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Mr. T. Philipson (Oxford, Oxon United Kingdom)

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The Dead Hand: Reagan, Gorbachev and the Untold Story of the Cold War Arms Race.
The Dead Hand: Reagan, Gorbachev and the Untold Story of the Cold War Arms Race.
by David E. Hoffman
Edition: Hardcover

7 of 12 people found the following review helpful
1.0 out of 5 stars Underwhelming and Unconvincing, 1 May 2014
This is a truly depressing book. Not so much due to the subject matter – though nuclear, chemical and biological warfare is pretty nightmarish – but rather in the way it constructs a narrative of a particular historical period which is unashamedly subjective yet shielded behind a thin veneer of objectivity. From the off we are primed for the ‘excellence’ within – the Pulitzer Prize reference and adulatory reviews which adorn the jacket – and from this overture we move into a 500 page odyssey which retells the cold war as essentially a 1950’s B-Movie Western, in which the noble and honourable Americans prevail over the ruthless and deceitful Soviets. The metaphor is rather apt, as the author’s hero (not too strong a word I think) is clearly Reagan – himself little more than a broken down actor who presided over an increasingly unequal society domestically whilst restoring the power of the military industrial complex and the hawkish elements of the American establishment which supported it. The maxim that how you see the past depends on where you stand could not be more apt, and so this parable of virtue winds on to its inevitable conclusions, where right conquers might and we can all sleep safe in our beds in the knowledge that Sheriff Uncle Sam protects and preserves all that (right minded) people hold dear. The result of this jaundiced and myopic historical approach is an unsurprising yet pedestrian litany of Soviet bogey men seeking no less than a global massacre of the innocents. So far so predictable, yet we get little or nothing on the ‘characters’ who played key roles in the ‘western’ cold war endeavour – men such as Curtis LeMay, James Jesus Angleton and Richard Pipes, who were at times deceitful, alarmingly shrill and bellicose in their attitudes towards the Soviets, with potentially appalling global consequences.
Although books such as this purport to be ‘histories’, they are in fact often little more than crude ‘lessons of history’ narratives where all roads inevitably lead to free-market liberal capitalism. In attempting to arrive at this predetermined conclusion we are inevitably subjected to a slavish cause and effect: a barbarous Soviet is little more than an inevitable product of the ‘Evil Empire’ which spawned him after all. In denigrating the ‘conformity [which] suffocated public discussion’ in the Soviet Union (p.204) Hoffman fails to acknowledge exactly the same ‘conformity’ that equally stifled much ‘public discussion’ in the west (Vietnam, Chile, Iran-Contra, Iraq etc), and which has increasingly led to the absurdity of the politics of patriotism and the flag pin-badge. There is much truth in Gorbachev’s pointed remark that he was dealing with ‘political dregs’ throughout much of his brief flirtation with the Americans (p.275), and the real victors of the era of the ‘Dead Hand’ proved to be the self-same political cowboys that had multiplied and prospered like bacilli during the period itself. If Hoffman genuinely believes that a country which will doggedly fight to preserve the right of the uninsured poor to die un-mourned whilst indulging in aggressive and ruinously expensive foreign policy adventures in order to assert American hegemony can produce the political will to engage in ‘liberal compromise’ over arms limitations then he is either a fool or a knave – neither of which makes him an appropriate authority to write an objective history of the Cold War arms race.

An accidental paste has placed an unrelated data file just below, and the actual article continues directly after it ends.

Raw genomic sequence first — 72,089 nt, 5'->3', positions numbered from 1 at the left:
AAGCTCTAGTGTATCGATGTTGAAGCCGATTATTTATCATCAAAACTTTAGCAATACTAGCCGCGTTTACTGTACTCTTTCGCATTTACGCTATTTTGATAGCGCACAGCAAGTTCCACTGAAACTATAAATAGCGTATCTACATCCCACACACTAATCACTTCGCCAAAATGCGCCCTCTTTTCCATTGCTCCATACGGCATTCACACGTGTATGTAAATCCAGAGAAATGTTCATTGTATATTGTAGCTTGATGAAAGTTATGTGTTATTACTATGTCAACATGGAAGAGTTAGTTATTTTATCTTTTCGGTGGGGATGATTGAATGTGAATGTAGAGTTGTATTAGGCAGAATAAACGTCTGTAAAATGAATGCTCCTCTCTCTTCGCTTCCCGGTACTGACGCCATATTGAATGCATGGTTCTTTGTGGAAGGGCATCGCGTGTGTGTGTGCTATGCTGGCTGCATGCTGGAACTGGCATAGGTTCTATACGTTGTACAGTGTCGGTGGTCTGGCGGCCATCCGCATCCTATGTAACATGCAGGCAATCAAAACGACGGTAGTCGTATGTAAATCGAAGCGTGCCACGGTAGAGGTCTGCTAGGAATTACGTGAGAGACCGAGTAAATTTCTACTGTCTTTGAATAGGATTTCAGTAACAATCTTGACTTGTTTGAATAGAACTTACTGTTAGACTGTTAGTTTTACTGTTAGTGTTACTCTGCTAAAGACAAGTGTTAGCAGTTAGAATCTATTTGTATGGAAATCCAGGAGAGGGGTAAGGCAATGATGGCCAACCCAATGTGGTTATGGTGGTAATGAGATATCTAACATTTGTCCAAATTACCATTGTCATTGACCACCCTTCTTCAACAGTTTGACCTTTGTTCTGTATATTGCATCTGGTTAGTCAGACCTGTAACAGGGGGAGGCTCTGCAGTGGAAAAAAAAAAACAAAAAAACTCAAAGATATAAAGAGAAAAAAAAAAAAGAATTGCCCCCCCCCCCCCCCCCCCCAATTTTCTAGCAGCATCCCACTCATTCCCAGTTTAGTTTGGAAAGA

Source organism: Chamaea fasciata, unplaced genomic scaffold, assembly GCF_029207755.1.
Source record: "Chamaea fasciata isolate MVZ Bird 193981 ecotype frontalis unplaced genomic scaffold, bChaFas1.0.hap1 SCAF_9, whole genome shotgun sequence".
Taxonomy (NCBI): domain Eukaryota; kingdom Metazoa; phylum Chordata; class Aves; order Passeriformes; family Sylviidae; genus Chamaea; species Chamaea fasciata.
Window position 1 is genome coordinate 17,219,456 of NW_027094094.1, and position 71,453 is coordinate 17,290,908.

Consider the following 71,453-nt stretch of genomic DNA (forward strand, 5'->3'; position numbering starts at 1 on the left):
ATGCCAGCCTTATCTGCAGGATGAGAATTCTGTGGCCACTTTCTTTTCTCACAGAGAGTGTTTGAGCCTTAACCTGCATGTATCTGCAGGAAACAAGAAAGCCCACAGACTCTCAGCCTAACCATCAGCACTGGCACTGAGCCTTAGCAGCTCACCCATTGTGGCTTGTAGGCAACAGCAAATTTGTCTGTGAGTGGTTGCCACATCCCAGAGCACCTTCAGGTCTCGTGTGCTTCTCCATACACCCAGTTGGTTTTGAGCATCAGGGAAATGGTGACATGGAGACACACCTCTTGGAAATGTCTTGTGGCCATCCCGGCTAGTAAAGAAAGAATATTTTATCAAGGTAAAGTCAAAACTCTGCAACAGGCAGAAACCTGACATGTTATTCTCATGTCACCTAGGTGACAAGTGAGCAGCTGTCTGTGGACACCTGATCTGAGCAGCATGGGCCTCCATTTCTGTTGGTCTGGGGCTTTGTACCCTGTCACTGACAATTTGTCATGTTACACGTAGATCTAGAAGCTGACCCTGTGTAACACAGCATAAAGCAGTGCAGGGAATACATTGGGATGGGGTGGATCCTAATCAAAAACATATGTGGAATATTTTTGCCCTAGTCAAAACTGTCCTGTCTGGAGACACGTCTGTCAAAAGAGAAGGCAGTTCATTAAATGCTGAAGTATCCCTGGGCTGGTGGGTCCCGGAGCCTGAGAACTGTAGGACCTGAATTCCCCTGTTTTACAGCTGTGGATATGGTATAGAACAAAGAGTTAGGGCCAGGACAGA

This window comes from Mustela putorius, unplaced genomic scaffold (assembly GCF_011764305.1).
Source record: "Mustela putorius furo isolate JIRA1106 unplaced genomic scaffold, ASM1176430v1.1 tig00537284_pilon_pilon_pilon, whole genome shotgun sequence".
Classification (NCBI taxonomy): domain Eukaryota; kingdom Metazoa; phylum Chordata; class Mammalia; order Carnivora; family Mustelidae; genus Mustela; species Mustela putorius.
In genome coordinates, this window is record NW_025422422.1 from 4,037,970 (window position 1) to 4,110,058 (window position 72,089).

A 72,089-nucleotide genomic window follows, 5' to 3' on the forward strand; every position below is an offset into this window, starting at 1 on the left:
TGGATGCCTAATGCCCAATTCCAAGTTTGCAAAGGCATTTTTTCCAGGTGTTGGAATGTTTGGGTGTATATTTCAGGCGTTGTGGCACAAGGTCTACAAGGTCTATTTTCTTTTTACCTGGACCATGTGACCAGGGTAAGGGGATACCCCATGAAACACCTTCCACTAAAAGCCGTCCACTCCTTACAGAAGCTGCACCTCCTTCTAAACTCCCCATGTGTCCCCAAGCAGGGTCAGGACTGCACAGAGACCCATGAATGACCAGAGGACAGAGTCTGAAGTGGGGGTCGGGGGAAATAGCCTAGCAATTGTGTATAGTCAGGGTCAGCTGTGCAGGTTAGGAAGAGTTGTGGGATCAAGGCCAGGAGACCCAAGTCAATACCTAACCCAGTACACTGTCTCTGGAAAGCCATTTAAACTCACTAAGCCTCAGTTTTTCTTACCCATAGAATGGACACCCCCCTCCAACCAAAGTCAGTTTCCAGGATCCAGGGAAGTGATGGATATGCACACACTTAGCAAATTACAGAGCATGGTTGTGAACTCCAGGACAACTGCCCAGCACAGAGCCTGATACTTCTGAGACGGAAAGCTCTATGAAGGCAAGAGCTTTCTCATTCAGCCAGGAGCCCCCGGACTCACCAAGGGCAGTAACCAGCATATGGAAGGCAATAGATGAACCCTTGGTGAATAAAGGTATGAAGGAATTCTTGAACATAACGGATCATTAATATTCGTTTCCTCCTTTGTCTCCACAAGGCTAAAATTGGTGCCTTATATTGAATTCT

by David W. Wragg
Edition: Hardcover
Price: £25.00

2.0 out of 5 stars Dread Nought but Death by Anecdote, 12 Aug. 2013
This review is from: Fisher (Hardcover)
From the outset I will acknowledge that I am no expert on the history of the Royal Navy, and that the reading I have done has been mainly concerned with the period leading up to and during the Second World War. Given this, I thought it would be instructive to read a biography of Fisher - whose tenure of office spanned a period of marked change in the history of the service. This said, I have to say that this biography was a little disappointing. I am not really qualified to comment on the specifics of the narrative, but it has to be said that the narrative is a little pedestrian throughout. What is curious is the uneven tone, and the sometimes jarring preoccupations of the author. Throughout the body of the work for example, the author displays real affection for his subject, which contrasts somewhat with the more critical (and one may say realistic) tone of the conclusion. There are some quite glaring statements made that are unsupported on numerous occasions throughout the text itself. We are told for example that Fisher eschewed going over the heads of his superiors, yet are given several instances when he did exactly that. We are told that he frowned upon inherited wealth and influence (despite benefitting from such un-meritocratic networks himself), yet his fawning of Royalty is apparent throughout - except when they side against him. The book also displays a tendency that is particularly dispiriting in biographies - namely death by anecdote. I know the intention is to provide `human interest' and `colour', but do we really need to be repeatedly told that that Fisher enjoyed dancing the night away? This is another aspect of the book that is grating - namely the recourse to repetition throughout. Even good stories do not bear repeated telling, but I lost count of the number of times I was informed that the Russian Fleet sailing to do battle with the Japanese mistakenly engaged British fishing vessels. We are also told that Fisher was a talented designer of warships - yet again the text tells us that his obsession with Battlecruisers was flawed, and the shallow draught Battlecruiser abject folly. Indeed the Fisher drawing reproduced to illustrate this talent has all the hallmarks of a childish impression of a Battleship, ie a basic ship outline with guns superimposed on it. Sure, Fisher may have been the `right man at the right time' in terms of marshalling current ideas of Battleship design into a practicable vessel that stole a march on Britain's naval rivals, but as the text also makes clear, he cannot claim authorship of any of these ideas. This aside, the overriding impression one gets is that of a somewhat petulant and contradictory character - a man who was of his time but also curiously out of his depth when pressure was brought to bear - particularly during the war when he effectively deserted his post. There is clearly an interesting story to be told about Fisher and this momentous period for the Royal Navy, but the leaden prose, jarring contradictions and uneven and uncritical tone unfortunately mar this work.